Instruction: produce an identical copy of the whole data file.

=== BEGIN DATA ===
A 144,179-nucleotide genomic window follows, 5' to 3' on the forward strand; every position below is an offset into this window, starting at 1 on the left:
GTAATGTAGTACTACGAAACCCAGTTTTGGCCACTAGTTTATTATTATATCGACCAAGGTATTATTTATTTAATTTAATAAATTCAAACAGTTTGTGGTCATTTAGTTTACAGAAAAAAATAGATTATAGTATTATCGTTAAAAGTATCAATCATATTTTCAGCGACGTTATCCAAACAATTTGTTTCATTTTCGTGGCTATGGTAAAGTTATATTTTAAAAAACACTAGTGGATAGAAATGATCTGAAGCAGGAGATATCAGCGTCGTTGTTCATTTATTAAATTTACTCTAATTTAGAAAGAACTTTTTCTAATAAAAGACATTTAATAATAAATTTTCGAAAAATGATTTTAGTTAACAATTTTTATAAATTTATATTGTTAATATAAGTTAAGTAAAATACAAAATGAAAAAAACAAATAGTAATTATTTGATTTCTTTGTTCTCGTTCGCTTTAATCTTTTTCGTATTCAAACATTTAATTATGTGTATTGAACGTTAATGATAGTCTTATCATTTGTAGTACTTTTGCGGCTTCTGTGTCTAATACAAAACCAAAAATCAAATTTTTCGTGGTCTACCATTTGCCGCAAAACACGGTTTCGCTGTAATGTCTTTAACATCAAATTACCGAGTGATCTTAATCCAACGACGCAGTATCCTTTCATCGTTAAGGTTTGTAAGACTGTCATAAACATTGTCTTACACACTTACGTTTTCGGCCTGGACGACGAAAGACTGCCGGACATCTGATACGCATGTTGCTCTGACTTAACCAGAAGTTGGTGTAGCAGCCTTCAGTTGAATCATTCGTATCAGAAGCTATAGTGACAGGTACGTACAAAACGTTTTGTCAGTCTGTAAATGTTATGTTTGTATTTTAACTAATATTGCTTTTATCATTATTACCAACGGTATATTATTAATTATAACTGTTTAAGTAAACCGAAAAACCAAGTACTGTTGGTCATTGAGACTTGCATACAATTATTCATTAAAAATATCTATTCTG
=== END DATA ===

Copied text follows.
A 144,179-nucleotide genomic window follows, 5' to 3' on the forward strand; every position below is an offset into this window, starting at 1 on the left:
GTAATGTAGTACTACGAAACCCAGTTTTGGCCACTAGTTTATTATTATATCGACCAAGGTATTATTTATTTAATTTAATAAATTCAAACAGTTTGTGGTCATTTAGTTTACAGAAAAAAATAGATTATAGTATTATCGTTAAAAGTATCAATCATATTTTCAGCGACGTTATCCAAACAATTTGTTTCATTTTCGTGGCTATGGTAAAGTTATATTTTAAAAAACACTAGTGGATAGAAATGATCTGAAGCAGGAGATATCAGCGTCGTTGTTCATTTATTAAATTTACTCTAATTTAGAAAGAACTTTTTCTAATAAAAGACATTTAATAATAAATTTTCGAAAAATGATTTTAGTTAACAATTTTTATAAATTTATATTGTTAATATAAGTTAAGTAAAATACAAAATGAAAAAAACAAATAGTAATTATTTGATTTCTTTGTTCTCGTTCGCTTTAATCTTTTTCGTATTCAAACATTTAATTATGTGTATTGAACGTTAATGATAGTCTTATCATTTGTAGTACTTTTGCGGCTTCTGTGTCTAATACAAAACCAAAAATCAAATTTTTCGTGGTCTACCATTTGCCGCAAAACACGGTTTCGCTGTAATGTCTTTAACATCAAATTACCGAGTGATCTTAATCCAACGACGCAGTATCCTTTCATCGTTAAGGTTTGTAAGACTGTCATAAACATTGTCTTACACACTTACGTTTTCGGCCTGGACGACGAAAGACTGCCGGACATCTGATACGCATGTTGCTCTGACTTAACCAGAAGTTGGTGTAGCAGCCTTCAGTTGAATCATTCGTATCAGAAGCTATAGTGACAGGTACGTACAAAACGTTTTGTCAGTCTGTAAATGTTATGTTTGTATTTTAACTAATATTGCTTTTATCATTATTACCAACGGTATATTATTAATTATAACTGTTTAAGTAAACCGAAAAACCAAGTACTGTTGGTCATTGAGACTTGCATACAATTATTCATTAAAAATATCTATTCTG